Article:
Again, it’s 2008. I’m a blogger for a site most famous for using physical mail to send you CDs to get your email address; he’s Jarome Iginla, a Canadian who played in Canada; both race and politics were the third rails of sports interviews (although that might be changing, finally). But I asked, he answered and I always appreciated that.

2. Marian Hossa is a fascinating candidate. He’s a Hall of Fame player, no doubt: 1,134 points, three Stanley Cups in five trips to the finals, an awesome 89 points in 110 playoff games and a reputation as one of the best defensive wingers of his era. He’ll get in … but will he get in on the first ballot?

Here are the first-ballot Hall of Famers in the past 15 years: Patrick Roy (2006); Ron Francis, Al MacInnis, Mark Messier and Scott Stevens (2007); Brett Hull, Brian Leetch, Luc Robitaille and Steve Yzerman (2009); Ed Belfour (2011); Joe Sakic and Mats Sundin (2012); Chris Chelios and Scott Niedermayer (2013); Peter Forsberg, Dominik Hasek and Mike Modano (2014); Sergei Fedorov, Nicklas Lidstrom and Chris Pronger (2015); Teemu Selanne (2017); Martin Brodeur and Martin St. Louis (2018). That’s a lot of Hart, Vezina, Norris and Conn Smythe trophies right there, along with scoring and goalie stat titles.

Hossa is surrounded by players who waited (Joe Nieuwendyk) and are still waiting (Daniel Alfredsson) on the career scoring leader list. He never won a major award, and was a finalist just once (for the Calder). He is a lock for the Hall, but I wonder whether he’s a lock for the first ballot.

3. Two names worth watching: Alex Mogilny and Rod Brind’Amour. Mogilny is in his 11th year of eligibility, but as the induction of Vaclav Nedomansky showed last year, there has been a shift in the selection committee toward Russian and Eastern European players. He’s a Triple Gold Club member with a 1.04 points-per-game average in his NHL career (40th all time). He was also the first Soviet defection to the NHL. An incredible, important player who was an absolute star in his heyday.

Like Mogilny, I think Brind’Amour got a boost from last year’s class when Guy Carbonneau was inducted. Carbo won the Selke three times while Brind’Amour won it twice. He crushes Carbonneau statistically, too: 1,184 points in 1,484 games to 663 points in 1,318 games for Carbonneau. Brind’Amour had 18 points during the Hurricanes’ 2006 Stanley Cup run. His candidacy is on the upswing, and he’s a well-respected player. It’s his seventh year of eligibility. I’m intrigued.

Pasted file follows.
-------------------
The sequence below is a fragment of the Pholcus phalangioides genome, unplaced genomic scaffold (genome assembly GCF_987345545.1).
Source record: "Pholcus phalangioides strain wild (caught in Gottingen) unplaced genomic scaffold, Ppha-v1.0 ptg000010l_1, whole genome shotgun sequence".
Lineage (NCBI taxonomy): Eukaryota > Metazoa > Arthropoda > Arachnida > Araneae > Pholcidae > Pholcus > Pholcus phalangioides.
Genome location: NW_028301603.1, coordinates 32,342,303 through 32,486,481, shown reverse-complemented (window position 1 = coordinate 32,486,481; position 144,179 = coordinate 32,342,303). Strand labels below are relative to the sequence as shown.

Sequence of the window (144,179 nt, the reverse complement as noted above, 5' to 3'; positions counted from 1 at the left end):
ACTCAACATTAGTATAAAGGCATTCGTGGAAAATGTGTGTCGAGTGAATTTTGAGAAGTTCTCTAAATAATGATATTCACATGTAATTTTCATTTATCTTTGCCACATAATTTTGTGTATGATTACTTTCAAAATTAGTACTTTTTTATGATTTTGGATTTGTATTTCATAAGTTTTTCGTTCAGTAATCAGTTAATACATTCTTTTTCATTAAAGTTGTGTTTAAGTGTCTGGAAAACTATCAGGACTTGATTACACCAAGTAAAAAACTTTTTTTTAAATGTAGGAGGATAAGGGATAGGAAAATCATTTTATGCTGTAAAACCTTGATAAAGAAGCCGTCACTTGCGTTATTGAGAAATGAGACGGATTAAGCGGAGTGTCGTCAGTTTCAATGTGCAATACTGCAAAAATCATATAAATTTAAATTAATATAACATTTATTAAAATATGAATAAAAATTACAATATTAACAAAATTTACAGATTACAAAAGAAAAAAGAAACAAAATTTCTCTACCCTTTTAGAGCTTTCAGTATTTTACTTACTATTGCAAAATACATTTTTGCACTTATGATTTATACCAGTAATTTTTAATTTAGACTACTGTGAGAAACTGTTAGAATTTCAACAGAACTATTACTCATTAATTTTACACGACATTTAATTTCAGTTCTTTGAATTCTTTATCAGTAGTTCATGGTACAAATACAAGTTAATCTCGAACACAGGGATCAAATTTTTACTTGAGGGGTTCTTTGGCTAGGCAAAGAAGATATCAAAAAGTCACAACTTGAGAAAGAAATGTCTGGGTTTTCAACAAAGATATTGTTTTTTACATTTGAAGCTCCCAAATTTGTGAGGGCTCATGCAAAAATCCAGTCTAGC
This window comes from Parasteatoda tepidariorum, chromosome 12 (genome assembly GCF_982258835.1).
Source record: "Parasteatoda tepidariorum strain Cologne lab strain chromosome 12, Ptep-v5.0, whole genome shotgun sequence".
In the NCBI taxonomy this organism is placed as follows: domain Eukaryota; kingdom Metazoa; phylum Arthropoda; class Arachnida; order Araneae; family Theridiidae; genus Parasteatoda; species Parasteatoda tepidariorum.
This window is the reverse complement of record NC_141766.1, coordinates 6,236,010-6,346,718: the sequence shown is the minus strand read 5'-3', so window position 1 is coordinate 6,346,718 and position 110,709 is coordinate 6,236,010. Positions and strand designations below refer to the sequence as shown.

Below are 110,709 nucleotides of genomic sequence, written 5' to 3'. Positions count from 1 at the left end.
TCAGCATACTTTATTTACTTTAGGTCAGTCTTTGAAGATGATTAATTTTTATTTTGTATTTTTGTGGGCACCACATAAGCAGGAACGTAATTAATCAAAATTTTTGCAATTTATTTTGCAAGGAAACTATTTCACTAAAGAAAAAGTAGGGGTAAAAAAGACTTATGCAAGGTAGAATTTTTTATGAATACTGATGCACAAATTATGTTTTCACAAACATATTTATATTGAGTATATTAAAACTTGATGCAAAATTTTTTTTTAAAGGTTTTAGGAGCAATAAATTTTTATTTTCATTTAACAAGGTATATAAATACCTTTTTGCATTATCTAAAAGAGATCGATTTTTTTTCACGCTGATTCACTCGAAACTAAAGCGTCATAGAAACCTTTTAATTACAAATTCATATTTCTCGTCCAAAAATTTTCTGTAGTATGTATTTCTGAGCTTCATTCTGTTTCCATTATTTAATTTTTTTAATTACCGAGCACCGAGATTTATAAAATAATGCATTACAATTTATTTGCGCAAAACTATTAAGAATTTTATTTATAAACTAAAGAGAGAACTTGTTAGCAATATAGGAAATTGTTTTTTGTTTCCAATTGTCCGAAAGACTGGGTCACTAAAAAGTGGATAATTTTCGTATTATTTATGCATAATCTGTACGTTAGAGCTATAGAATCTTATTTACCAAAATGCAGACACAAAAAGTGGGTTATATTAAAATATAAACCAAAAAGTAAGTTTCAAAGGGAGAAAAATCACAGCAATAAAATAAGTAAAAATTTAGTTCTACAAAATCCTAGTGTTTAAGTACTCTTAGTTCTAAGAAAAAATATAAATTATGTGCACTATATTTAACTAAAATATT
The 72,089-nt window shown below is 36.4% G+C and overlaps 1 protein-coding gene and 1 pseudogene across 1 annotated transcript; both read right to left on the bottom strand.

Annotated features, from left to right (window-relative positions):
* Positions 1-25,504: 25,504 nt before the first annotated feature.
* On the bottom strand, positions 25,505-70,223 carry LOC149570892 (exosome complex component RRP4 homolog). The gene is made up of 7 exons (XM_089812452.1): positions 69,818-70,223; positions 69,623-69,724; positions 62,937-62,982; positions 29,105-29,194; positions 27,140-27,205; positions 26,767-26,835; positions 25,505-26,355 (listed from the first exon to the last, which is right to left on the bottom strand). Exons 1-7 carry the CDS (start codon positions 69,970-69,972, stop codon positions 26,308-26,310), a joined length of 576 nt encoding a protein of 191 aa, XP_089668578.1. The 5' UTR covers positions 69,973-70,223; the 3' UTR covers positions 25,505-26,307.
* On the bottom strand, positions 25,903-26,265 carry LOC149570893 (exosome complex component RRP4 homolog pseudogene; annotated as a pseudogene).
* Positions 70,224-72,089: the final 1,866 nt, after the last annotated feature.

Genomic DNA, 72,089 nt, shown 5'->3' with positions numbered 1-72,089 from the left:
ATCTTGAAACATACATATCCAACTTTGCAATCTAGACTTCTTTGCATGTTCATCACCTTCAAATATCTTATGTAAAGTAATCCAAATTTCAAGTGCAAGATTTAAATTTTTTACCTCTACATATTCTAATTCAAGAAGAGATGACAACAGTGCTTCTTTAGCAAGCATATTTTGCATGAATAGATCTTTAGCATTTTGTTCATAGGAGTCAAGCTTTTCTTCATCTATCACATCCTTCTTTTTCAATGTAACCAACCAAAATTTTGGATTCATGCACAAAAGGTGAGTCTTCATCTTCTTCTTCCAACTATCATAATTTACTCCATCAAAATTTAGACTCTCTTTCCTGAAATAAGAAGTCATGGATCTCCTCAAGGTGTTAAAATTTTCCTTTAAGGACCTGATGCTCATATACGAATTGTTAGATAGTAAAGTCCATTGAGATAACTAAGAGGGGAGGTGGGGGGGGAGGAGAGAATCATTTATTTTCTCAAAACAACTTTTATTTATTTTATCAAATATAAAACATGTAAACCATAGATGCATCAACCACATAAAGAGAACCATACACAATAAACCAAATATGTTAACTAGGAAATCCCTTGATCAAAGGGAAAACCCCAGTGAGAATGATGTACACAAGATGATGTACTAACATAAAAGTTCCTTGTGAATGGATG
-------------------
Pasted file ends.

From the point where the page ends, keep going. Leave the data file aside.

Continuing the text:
Listen to ESPN On Ice

Emily Kaplan and I talk about the mess in Buffalo, following the firing of GM Jason Botterill (3:54). Sabres analyst and former NHL goalie Marty Biron offers his thoughts on where the Sabres go next (13:41). We then provide the latest on the NHL restart, comparing hockey’s plan to come back with the NBA’s return-to-play concept (26:50). ESPN NHL draft and prospects analyst Chris Peters shares his great story about the worst team in professional hockey this season (36:48). Plus, we open up the mail bag (49:15). Listen, rate and review here.


Winners and Losers of the Week

Winner: Kevyn Adams

All that being said above, congrats to Adams on securing one of only 32 general manager jobs in the NHL. His enthusiasm was infectious during his introductory call, and everyone I’ve spoken to this week has praised his acumen and insight. Hockey jobs are inherently political. It’s about relationships and impressions. Adams played the game well, and earned an incredible opportunity. Good luck to him.

Loser: Amateur scouts

The Sabres letting go so much of their amateur scouting staff highlights how much these people are taken for granted. They put in the work to create scouting reports on draft prospects. The Sabres will rely on that work, while jettisoning its authors. Hopefully this isn’t a trend: Even as draft rankings solidify, there’s still video work to be done on moving prospects up and down the board ahead of the actual event.

Winner: Chicago

While an NHL source denied it to us, there seems to be a perception around the league that if it can’t bring this postseason road show to Toronto or Vancouver, Chicago could be the fallback. First the Blackhawks are a playoff team, and now Chicago might host a playoff tournament. Interesting times.

Loser: Face shields

The NHL apparently won’t mandate full face shields on the ice when it returns, even though the epidemiologists I’ve spoken to recommend some kind of plastic covering for players in contact sports. But this is understandable. The league is trying to coax players to return to play in a pandemic; it’s not about to be like, “Cool, now wear this fishbowl, too.”

Winner: Artemi Panarin

I think the postseason expansion to 24 teams propelled Panarin higher on some MVP ballots than he otherwise would have been (mine included). His 5-on-5 play was extraordinary this season, especially when you look at the disparity in goal differential when he’s on or off the ice for the Rangers. It’s a crowded field, though.

Losers: Seattle nickname watchers

The COVID-19 pandemic has apparently pushed back the official name and mascot reveal for the NHL’s Seattle franchise until the fall. C’mon, Seattle, we can’t wait that long. Get … Kraken.

Winner: Being Henrik Lundqvist

Always in style. �� pic.twitter.com/RAtkFi3Py6

— New York Rangers (@NYRangers) June 16, 2020

The genetic lottery win that resulted in Lundqvist being one of the best goaltenders in NHL history while also looking this cool at all times is like winning $2 billion in the Powerball.

Loser: Gritty

Chance, the giant lizard that serves as the Vegas Golden Knights‘ mascot, recently was voted the winner of the NHL Fans Choice Award for best mascot. We actually had to double-check that Gritty was eligible for the award, as we couldn’t fathom the ubiquitous mascot losing a popularity contest. But the results are in: Chance (32.7%) beats Gritty (28.2%), which probably speaks more to the motivated Vegas fan base than anything else. Spartacat from Ottawa and Stanley C. Panther from Florida were tied for last.


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Hockey tl;dr (too long; didn’t read)